Leaving Van Horn, we drove along the wide open spaces of I20 to Pecos (pronounced Peycuss) a small, dusty West Texas town amid working oil and natural gas fields.
Once set up at the RV park we visited the West of Pecos Museum, it was originally the Orient Hotel and once “the finest from Fort Worth to El Paso”. The building is constructed of Pecos Valley Red Sandstone the saloon opened in 1896 and the hotel in 1907.
There is a replica of the old saloon, along with brass plates on the floor showing where William Earheart and John Denson were shot and killed by Barney Riggs. One of the brass plates is to the right of this photograph.
Since 1907 hotel prices have increased somewhat and I don’t know what sort of wine you’d get these days for 25 cents a gallon!
The museum also has exhibits of towns that no either no longer exist or have just a few people living in them. One of which, Toyah, we passed on I20, once home to 5,000 people with 2 schools, several churches, 2 banks, over 17 saloons, 2 livery stables, an ice house and goodness knows what else, it’s now home to only 115 people. A quilt in the museum depicts what is left of the town.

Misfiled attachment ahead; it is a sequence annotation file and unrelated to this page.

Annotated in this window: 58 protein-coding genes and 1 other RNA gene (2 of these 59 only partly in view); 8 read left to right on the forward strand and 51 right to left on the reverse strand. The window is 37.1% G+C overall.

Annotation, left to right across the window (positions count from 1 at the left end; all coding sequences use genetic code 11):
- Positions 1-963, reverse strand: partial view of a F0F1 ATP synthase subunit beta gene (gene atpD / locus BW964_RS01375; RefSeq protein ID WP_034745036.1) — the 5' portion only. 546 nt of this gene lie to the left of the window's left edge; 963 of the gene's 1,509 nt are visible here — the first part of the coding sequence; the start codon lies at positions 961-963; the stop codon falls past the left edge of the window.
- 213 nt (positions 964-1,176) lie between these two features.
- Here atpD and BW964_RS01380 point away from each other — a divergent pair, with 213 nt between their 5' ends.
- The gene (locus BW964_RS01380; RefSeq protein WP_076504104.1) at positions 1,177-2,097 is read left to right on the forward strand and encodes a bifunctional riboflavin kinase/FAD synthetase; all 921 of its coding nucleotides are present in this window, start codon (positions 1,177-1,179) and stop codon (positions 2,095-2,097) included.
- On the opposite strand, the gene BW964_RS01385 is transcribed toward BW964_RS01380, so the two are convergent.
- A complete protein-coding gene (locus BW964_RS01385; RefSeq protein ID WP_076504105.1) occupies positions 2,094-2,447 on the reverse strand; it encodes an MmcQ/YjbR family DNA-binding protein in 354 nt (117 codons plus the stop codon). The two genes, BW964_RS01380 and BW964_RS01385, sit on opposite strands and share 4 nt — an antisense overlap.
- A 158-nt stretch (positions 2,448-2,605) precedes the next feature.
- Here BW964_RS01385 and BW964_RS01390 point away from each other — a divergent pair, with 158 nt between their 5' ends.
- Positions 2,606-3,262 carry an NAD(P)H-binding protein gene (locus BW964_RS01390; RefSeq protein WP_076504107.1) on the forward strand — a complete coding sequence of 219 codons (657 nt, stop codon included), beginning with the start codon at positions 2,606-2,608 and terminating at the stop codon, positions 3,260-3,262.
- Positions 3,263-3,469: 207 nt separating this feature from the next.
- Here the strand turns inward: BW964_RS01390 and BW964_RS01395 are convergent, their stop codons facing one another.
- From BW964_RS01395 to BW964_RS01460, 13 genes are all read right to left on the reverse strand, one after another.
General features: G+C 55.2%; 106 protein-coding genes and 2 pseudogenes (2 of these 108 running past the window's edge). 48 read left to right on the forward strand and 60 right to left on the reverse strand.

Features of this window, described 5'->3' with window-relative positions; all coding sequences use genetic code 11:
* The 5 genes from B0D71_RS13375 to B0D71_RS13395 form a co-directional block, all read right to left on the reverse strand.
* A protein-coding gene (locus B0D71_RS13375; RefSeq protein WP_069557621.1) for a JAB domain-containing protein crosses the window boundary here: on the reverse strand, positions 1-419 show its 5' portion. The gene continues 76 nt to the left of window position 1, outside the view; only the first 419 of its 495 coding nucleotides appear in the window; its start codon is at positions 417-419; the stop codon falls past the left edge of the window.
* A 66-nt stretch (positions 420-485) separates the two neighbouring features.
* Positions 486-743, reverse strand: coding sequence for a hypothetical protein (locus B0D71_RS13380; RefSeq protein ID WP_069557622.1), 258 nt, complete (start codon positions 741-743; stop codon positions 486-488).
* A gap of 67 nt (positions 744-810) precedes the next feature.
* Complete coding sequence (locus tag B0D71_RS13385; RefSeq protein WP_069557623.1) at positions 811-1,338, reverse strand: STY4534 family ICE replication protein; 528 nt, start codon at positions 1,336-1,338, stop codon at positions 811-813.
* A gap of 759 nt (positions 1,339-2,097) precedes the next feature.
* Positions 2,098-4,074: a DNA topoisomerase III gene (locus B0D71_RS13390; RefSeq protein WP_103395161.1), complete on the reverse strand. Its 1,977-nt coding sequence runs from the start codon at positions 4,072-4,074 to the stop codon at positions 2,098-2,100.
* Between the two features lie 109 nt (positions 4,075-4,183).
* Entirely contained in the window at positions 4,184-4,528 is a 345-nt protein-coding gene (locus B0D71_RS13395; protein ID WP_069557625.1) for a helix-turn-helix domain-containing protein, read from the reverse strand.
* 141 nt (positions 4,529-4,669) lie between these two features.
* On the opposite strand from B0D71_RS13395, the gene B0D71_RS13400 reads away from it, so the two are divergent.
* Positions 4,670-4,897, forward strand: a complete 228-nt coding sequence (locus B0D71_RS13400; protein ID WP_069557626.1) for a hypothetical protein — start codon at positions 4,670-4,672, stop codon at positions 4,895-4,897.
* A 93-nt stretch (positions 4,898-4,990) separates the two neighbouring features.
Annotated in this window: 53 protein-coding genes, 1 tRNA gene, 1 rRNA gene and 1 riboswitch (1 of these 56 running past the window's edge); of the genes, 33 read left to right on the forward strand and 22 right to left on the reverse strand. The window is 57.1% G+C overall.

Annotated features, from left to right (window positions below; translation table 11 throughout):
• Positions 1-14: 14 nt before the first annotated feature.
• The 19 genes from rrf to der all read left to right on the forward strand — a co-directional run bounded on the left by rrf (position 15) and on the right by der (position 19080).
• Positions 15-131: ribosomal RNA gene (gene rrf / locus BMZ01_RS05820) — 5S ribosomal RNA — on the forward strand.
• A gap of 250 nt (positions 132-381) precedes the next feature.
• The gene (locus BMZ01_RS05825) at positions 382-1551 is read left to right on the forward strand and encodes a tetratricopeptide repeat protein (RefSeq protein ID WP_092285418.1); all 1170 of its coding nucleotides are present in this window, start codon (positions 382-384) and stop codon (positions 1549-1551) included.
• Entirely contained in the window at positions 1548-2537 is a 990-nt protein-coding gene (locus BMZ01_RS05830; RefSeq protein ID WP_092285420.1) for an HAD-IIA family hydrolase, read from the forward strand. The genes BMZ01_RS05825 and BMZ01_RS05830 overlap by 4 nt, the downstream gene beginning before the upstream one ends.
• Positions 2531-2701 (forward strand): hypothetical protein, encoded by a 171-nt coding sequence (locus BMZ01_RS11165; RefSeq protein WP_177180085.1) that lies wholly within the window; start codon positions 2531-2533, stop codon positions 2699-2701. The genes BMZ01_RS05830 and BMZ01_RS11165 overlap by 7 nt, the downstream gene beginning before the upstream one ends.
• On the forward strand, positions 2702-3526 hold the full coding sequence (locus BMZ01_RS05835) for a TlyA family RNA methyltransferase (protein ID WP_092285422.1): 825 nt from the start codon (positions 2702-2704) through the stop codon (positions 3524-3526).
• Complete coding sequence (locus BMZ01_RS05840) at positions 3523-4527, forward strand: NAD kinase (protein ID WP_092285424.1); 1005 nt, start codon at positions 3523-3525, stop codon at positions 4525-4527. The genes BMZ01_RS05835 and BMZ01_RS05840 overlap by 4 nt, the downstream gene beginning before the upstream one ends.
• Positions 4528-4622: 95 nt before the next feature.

Outside the museum is a replica of the house of Judge Roy Bean, famously known as the Law West of the Pecos.
Around the corner is the grave of Clay Allison, who according to legend, was a Confederate Spy and when captured escaped by slipping his unusually small hands through the manacles. He was known as the “Gentleman” gunfighter because it was said he never killed a man that didn’t need killing!
Cantaloupes grown in Pecos are famous for their flavour, I believe the soil in the area makes them particularly sweet. Unfortunately we didn’t get to try them as the season doesn’t start until the summer.
Pecos is also the home of the world’s first rodeo and a rodeo is held every year, usually during June.